377457 Preparation Characterization and Application of an Affinity Flat Sheet Membrane

Thursday, November 20, 2014: 5:27 PM
M302 (Marriott Marquis Atlanta)
Ling Yu1, Yu Ming Zheng2 and J. Paul Chen1, (1)Department of Civil & Environmental Engineering, National University of Singapore, Singapore, Singapore, (2)INSTITUTE OF URBAN ENVIRONMENT, CHINESE ACADEMY OF SCIENCES, XIA MEN, China

Arsenic is one of the main toxic heavy metals which are listed in US EPA’s 129 priority pollutants. On one hand, arsenic in the groundwater is of natural origin and being released from the sediment into the groundwater due to the anoxic conditions of the subsurface. It is unmanageable and an issue of major concern. On the other hand, industrial waste discharge of arsenic exacerbates the problem. The Arsenic pollution of ground water is found in many countries throughout the world. The more strict regulations also bring a big challenge to conventional treatment technologies, such as ion exchange chemical precipitation, adsorption and membrane. Thus, to overcome the disadvantages of the current treatment technologies, a combined technology of adsorption and membrane filtration is proposed. The objectives of this study were to obtain a highly performed affinity membrane and to understand the working mechanism.

PSF/zirconium based nanoparticle blend flat sheet membranes with different amount of nanoparticle loaded were synthesized. The morphology and structure of membranes were analyzed by scanning electron microscope (SEM) and atomic force microscope (AFM). The performance of membranes was evaluated in terms of pure water flux (PWF), porosity, contact angle, tensile strength and elongation at break respectively. The adsorption capacity of the membrane also was tested by adsorption isotherm experiment.

Results showed that the addition of zirconium based nanoparticle additive increased the ratio of large pore in the skin layer and weakened the tensile strength. PWF and porosity of membranes increased with the increase of zirconium based nanoparticle dosage. The tensile strength attained its maximum before the nanoparticle was added. The nanoparticle had high stability in the nanoparticle blend membranes. The adsorption isotherm experiments showed the maximum adsorption capacity of the affinity membrane was as high as 120 mg-As/g-membrane.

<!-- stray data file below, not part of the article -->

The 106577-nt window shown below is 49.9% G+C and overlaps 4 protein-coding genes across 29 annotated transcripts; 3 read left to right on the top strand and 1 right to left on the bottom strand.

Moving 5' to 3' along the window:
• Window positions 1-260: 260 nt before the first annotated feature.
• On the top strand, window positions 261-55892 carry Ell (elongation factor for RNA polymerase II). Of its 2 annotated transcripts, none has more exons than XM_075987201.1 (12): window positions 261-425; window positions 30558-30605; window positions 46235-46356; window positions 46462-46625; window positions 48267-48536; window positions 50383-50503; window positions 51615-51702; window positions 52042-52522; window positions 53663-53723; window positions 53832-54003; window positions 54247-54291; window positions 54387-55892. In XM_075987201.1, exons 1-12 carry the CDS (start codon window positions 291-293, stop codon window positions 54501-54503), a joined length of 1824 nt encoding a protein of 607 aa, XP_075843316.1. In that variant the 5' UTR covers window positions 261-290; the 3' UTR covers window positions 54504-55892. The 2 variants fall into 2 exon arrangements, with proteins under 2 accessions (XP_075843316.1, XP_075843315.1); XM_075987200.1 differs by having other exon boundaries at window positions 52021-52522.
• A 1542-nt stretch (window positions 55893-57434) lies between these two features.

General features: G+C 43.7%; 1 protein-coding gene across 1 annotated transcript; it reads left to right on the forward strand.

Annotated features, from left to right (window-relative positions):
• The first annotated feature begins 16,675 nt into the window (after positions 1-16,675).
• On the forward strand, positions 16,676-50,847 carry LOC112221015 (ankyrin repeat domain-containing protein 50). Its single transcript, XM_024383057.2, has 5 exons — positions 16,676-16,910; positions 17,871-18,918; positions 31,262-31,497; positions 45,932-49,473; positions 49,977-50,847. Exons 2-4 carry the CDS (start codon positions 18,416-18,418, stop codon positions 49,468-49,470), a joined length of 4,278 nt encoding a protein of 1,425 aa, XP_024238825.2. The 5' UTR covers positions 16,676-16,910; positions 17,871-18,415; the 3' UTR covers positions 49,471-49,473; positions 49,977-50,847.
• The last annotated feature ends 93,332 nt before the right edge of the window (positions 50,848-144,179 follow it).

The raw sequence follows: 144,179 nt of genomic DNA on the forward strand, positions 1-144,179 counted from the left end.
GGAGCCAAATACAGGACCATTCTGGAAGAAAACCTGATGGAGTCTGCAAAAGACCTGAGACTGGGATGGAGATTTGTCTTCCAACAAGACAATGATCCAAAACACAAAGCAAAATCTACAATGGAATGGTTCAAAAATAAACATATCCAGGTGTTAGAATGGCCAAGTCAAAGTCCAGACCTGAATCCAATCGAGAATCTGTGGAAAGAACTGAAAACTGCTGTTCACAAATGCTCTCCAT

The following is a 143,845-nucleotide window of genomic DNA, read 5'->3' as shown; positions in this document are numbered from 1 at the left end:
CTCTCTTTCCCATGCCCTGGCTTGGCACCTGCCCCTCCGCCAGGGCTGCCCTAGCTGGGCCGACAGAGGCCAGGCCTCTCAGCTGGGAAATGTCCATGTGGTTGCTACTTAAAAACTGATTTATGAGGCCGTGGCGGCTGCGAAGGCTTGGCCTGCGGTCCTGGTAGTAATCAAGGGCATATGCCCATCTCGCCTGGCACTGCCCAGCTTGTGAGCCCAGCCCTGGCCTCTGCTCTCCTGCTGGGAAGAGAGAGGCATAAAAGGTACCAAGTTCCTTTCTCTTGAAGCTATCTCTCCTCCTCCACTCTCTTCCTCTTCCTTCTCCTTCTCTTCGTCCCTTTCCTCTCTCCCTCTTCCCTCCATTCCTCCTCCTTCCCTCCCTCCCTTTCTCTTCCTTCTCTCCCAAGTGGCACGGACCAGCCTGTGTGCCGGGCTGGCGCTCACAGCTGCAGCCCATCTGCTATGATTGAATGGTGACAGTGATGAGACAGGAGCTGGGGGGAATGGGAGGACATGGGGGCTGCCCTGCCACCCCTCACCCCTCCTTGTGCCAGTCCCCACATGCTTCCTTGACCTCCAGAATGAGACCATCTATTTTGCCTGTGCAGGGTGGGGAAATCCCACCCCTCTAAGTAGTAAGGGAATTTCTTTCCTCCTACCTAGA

It was observed that there is a certain buffering effect from the membrane. The optimal pH for arsenic adsorption on to the affinity membrane is wider than the zirconium based nanoparticle. The kinetics study shows that the adsorption of oregano-arsenic onto the membrane is much slower than that of inorganic arsenate. The adsorption kinetics can be well described by pseudo second order rate model. The Langmuir model can be well used to describe the adsorption isotherms of arsenic onto the membrane. The presences of humic acid dose not significantly influence the adsorption of arsenic on the membrane. The existence of fluoride, silicate or bicarbonate slightly hinders the adsorption of arsenic onto the membrane. However, the presence of phosphate does not significantly affect the adsorption of arsenic onto the membrane. The adsorption of arsenic is less sensitive to the ion strength, which indicates the inner-sphere adsorption mechanism is involved in the adsorption of arsenic onto the membrane. The continuous filtration experiments shows the As(V) concentration in the permeate remains at a level of less than the maximum contaminant level (MCL = 10ppb) at the treated volume less than 10 L. The adsorption capacity before breakthrough (when the effluent concentration is above 10 ppb) is 12 mg/g. XPS spectroscopic analyses demonstrate that the arsenic was uptake onto the membrane.

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See more of this Session: Advanced Treatment for Water Reuse and Recycling III
See more of this Group/Topical: Environmental Division